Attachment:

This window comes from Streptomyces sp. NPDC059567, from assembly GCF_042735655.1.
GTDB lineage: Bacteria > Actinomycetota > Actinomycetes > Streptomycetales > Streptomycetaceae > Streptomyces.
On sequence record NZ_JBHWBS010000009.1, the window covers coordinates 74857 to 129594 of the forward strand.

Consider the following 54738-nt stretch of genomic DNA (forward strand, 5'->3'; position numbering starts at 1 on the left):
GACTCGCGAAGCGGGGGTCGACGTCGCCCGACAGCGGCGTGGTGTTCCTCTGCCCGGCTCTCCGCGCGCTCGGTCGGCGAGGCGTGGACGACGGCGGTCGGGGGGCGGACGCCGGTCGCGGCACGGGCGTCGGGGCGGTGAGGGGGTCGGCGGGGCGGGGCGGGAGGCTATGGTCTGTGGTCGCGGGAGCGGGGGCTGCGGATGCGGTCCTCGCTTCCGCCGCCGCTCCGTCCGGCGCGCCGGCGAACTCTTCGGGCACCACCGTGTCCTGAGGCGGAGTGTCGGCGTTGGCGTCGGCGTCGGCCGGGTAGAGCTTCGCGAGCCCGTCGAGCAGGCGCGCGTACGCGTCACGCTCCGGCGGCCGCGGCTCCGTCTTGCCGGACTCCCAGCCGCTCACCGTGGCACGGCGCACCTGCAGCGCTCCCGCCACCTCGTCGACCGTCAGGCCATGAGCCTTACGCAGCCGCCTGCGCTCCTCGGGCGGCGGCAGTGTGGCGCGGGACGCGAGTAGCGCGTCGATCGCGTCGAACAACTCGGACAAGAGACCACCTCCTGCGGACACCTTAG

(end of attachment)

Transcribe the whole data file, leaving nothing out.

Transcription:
This window comes from Streptomyces sp. NPDC059567, from assembly GCF_042735655.1.
GTDB lineage: Bacteria > Actinomycetota > Actinomycetes > Streptomycetales > Streptomycetaceae > Streptomyces.
On sequence record NZ_JBHWBS010000009.1, the window covers coordinates 74857 to 129594 of the forward strand.

Consider the following 54738-nt stretch of genomic DNA (forward strand, 5'->3'; position numbering starts at 1 on the left):
GACTCGCGAAGCGGGGGTCGACGTCGCCCGACAGCGGCGTGGTGTTCCTCTGCCCGGCTCTCCGCGCGCTCGGTCGGCGAGGCGTGGACGACGGCGGTCGGGGGGCGGACGCCGGTCGCGGCACGGGCGTCGGGGCGGTGAGGGGGTCGGCGGGGCGGGGCGGGAGGCTATGGTCTGTGGTCGCGGGAGCGGGGGCTGCGGATGCGGTCCTCGCTTCCGCCGCCGCTCCGTCCGGCGCGCCGGCGAACTCTTCGGGCACCACCGTGTCCTGAGGCGGAGTGTCGGCGTTGGCGTCGGCGTCGGCCGGGTAGAGCTTCGCGAGCCCGTCGAGCAGGCGCGCGTACGCGTCACGCTCCGGCGGCCGCGGCTCCGTCTTGCCGGACTCCCAGCCGCTCACCGTGGCACGGCGCACCTGCAGCGCTCCCGCCACCTCGTCGACCGTCAGGCCATGAGCCTTACGCAGCCGCCTGCGCTCCTCGGGCGGCGGCAGTGTGGCGCGGGACGCGAGTAGCGCGTCGATCGCGTCGAACAACTCGGACAAGAGACCACCTCCTGCGGACACCTTAG